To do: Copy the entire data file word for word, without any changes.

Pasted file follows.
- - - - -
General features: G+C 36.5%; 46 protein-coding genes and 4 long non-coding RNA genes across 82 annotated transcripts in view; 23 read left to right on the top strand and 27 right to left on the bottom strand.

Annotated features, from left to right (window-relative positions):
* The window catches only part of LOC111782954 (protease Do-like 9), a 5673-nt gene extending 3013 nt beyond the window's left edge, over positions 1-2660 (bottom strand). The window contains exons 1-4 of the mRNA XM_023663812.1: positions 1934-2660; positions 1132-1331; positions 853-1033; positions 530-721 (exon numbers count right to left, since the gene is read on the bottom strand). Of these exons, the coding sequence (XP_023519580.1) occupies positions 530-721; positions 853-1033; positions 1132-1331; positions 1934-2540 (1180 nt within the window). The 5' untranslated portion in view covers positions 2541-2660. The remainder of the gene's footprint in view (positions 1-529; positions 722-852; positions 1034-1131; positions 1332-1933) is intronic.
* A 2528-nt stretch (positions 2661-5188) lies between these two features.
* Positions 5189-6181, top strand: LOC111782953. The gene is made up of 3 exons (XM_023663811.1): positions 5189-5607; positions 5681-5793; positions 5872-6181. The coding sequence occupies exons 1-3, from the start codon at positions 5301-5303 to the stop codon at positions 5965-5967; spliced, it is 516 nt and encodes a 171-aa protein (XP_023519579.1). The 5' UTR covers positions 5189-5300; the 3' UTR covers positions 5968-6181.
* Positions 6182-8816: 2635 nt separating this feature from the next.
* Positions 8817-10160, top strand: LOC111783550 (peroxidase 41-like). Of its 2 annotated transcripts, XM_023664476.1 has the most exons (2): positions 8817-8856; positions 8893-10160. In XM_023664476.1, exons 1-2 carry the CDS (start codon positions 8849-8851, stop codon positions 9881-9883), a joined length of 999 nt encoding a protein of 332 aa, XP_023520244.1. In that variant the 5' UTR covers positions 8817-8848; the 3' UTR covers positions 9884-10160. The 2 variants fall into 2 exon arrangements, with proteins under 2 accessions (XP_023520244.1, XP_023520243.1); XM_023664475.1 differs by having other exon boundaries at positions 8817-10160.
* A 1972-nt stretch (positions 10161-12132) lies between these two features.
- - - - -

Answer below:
General features: G+C 36.5%; 46 protein-coding genes and 4 long non-coding RNA genes across 82 annotated transcripts in view; 23 read left to right on the top strand and 27 right to left on the bottom strand.

Annotated features, from left to right (window-relative positions):
* The window catches only part of LOC111782954 (protease Do-like 9), a 5673-nt gene extending 3013 nt beyond the window's left edge, over positions 1-2660 (bottom strand). The window contains exons 1-4 of the mRNA XM_023663812.1: positions 1934-2660; positions 1132-1331; positions 853-1033; positions 530-721 (exon numbers count right to left, since the gene is read on the bottom strand). Of these exons, the coding sequence (XP_023519580.1) occupies positions 530-721; positions 853-1033; positions 1132-1331; positions 1934-2540 (1180 nt within the window). The 5' untranslated portion in view covers positions 2541-2660. The remainder of the gene's footprint in view (positions 1-529; positions 722-852; positions 1034-1131; positions 1332-1933) is intronic.
* A 2528-nt stretch (positions 2661-5188) lies between these two features.
* Positions 5189-6181, top strand: LOC111782953. The gene is made up of 3 exons (XM_023663811.1): positions 5189-5607; positions 5681-5793; positions 5872-6181. The coding sequence occupies exons 1-3, from the start codon at positions 5301-5303 to the stop codon at positions 5965-5967; spliced, it is 516 nt and encodes a 171-aa protein (XP_023519579.1). The 5' UTR covers positions 5189-5300; the 3' UTR covers positions 5968-6181.
* Positions 6182-8816: 2635 nt separating this feature from the next.
* Positions 8817-10160, top strand: LOC111783550 (peroxidase 41-like). Of its 2 annotated transcripts, XM_023664476.1 has the most exons (2): positions 8817-8856; positions 8893-10160. In XM_023664476.1, exons 1-2 carry the CDS (start codon positions 8849-8851, stop codon positions 9881-9883), a joined length of 999 nt encoding a protein of 332 aa, XP_023520244.1. In that variant the 5' UTR covers positions 8817-8848; the 3' UTR covers positions 9884-10160. The 2 variants fall into 2 exon arrangements, with proteins under 2 accessions (XP_023520244.1, XP_023520243.1); XM_023664475.1 differs by having other exon boundaries at positions 8817-10160.
* A 1972-nt stretch (positions 10161-12132) lies between these two features.